Cincinnati is more than rich in musical offerings. Just have a look at the current schedules for CCM, the Linton Music Series, the Catacoustic Consort, the Classical Revolution, concert:nova, the CSO, the CCO, and the infinite number of choral, sacred music and chamber music in the greater Cincinnati/Northern Kentucky area
It is nearly impossible to find one weekend day or even a weekday when there are not two and three and more events – many of them free-admission – competing for our attention and attendance.
Our principal professional theatres in Cincinnati — and, by “professional” I mean those organizations employing members of Actors’ Equity, the union of American stage managers and actors – are two in Cincinnati. Those two theatres produce a season of – ballpark – half a dozen plays in each of their spaces. Those plays have to please a substantial number of people – the subscribers – that makes up, in a perfect theatre world, more than half of their constituency.
Each play is slated to a run for a fixed number of weeks, usually a minimum of three, with six or seven performances a week. If the artistic director chooses a play that is too controversial, too uncomfortable, too risky for a nice, conservative, predominantly Caucasian, largely middle-aged or older, well-heeled audience that can afford to plunk down quite a few dollars for a season subscription…if that happens, the theatre has trouble. Bottoms on seats means a positive balance at month’s end, which is precisely what arts boards like to see. Displease the subscribers – no bottoms on seats.
Nevertheless what I am looking for here when it comes to theatre is risk-taking.
In college theatre, the world on and off and backstage is different. The actors and stage managers and the student designers don’t get paid. Their parents pay. And the audience pays a pittance to see young talents who will most likely land a Broadway or Chicago or Hollywood gig next year. And I speak from experience here. College Conservatory of Music experience, sitting on a comfortable seat in Corbett Auditorium or Patricia Corbett Auditorium or Cohen Studio Theatre, where I have sat through some pretty amazing performances given by “kids” one third my age from the theatre and musical theatre and opera departments.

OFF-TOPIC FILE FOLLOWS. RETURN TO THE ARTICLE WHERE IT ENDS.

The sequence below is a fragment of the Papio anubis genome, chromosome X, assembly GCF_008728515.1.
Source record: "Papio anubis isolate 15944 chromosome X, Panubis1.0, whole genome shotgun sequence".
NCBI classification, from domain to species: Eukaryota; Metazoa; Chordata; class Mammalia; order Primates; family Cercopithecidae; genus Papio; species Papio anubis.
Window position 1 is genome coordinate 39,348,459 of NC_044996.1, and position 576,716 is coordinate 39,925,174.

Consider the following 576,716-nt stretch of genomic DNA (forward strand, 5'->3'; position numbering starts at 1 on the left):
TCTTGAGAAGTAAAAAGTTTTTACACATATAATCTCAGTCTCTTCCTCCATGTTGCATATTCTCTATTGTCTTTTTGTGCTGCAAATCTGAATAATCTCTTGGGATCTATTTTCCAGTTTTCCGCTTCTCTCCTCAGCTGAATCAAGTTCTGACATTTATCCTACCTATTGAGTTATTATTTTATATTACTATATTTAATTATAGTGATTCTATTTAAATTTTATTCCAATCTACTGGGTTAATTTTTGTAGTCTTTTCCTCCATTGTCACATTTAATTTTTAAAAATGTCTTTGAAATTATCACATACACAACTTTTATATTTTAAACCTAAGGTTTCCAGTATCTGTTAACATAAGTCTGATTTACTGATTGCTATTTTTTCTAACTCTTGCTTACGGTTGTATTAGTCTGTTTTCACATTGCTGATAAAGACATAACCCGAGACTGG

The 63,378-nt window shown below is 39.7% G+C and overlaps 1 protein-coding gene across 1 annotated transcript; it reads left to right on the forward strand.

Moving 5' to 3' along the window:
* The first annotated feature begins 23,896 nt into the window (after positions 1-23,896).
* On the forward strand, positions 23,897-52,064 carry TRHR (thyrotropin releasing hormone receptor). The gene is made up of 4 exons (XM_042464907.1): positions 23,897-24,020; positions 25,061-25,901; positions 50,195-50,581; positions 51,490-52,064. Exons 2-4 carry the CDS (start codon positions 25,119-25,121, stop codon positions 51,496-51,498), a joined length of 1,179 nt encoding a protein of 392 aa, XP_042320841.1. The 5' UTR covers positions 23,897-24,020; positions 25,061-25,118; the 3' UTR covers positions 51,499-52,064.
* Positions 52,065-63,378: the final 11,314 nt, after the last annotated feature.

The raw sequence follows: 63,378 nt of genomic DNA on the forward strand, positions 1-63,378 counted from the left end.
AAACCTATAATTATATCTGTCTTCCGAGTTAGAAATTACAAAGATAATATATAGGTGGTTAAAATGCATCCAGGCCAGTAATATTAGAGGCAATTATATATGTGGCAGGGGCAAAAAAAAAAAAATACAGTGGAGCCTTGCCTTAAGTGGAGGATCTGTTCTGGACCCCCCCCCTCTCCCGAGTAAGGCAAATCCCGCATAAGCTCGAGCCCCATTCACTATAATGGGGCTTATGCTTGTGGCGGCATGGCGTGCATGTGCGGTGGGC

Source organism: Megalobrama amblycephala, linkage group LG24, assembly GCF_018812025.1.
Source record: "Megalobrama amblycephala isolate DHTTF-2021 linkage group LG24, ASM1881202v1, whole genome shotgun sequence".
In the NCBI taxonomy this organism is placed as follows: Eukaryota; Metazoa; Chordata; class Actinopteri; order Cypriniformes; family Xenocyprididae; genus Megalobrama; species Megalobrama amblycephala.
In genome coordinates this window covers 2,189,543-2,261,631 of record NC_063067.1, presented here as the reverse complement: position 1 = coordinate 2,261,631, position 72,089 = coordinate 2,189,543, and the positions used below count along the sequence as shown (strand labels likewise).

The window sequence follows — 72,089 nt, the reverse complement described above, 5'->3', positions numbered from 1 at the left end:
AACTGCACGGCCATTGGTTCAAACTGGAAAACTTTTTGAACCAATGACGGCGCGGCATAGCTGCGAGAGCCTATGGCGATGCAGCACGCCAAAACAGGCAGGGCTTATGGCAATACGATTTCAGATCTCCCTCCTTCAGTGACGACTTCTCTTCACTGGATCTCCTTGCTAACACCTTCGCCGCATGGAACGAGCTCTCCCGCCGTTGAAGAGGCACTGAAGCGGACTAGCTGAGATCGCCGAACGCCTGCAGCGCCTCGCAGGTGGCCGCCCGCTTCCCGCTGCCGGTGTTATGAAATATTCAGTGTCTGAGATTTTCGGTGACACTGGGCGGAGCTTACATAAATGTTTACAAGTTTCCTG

The point I attempted to make in my overly long rambling on about professional theatre in Cincinnati was not to disparage the very good work I have often seen on the stages of our two professional theatres of record in Cincinnati, but to extol the risks that the creative people at CCM take in programming plays that our two professional theatres would steer well away from, fearing the fallback they would bring.
Just around the corner CCM is putting on three shows you would likely not ever see in these parts were it not for CCM.
Next week (February 9 -12) at CCM, the Department of Theatre is valiantly staging HER NAKED SKIN, a play by Rebecca Lenkiewicz that deals frankly with several themes: social injustice, women’s rights, Feminism… It’s not Grandfather’s feel-good stage show but it will make you think and it will provoke you. Tickets: $27 and $31. Call 556 4183 to reserve. Bravo, Richard Hess!
The Opera Department leaps way outside the operatic box tackling Conrad Susa’s Transformations, an…opera (ugh, that word again) that opera-haters and theatre-lovers will adore, what with its wacky and dense book (libretto in opera) by Anne Sexton and its grim deconstruction of the Brothers Grimm’s notion of what happened to all those fairy tale characters after the fairy tale ended. Performances on February 17, 18, 19. Tickets are free but they go fast. Call 556 4183 to reserve. Brava, Emma Grifin!
The improbable love affair between movie director Mack Sennet and silent screen diva Mabel Normand is the Musical Theatre Department’s next foray. The music is by Jerry (Mame, Hello, Dolly) Herman, Aubrey Berg directs, the CCM students (remember they are practically professional) sing, act and dance, and the show is MACK AND MABEL. It is a randy, off-the-beaten-Broadway path, in your face show. It runs at CCM, March 2 through 5. Tickets: $31 and $35 (on Broadway that would set you back three times that much…) Call 556 4183 to reserve Bravo, Aubrey Berg!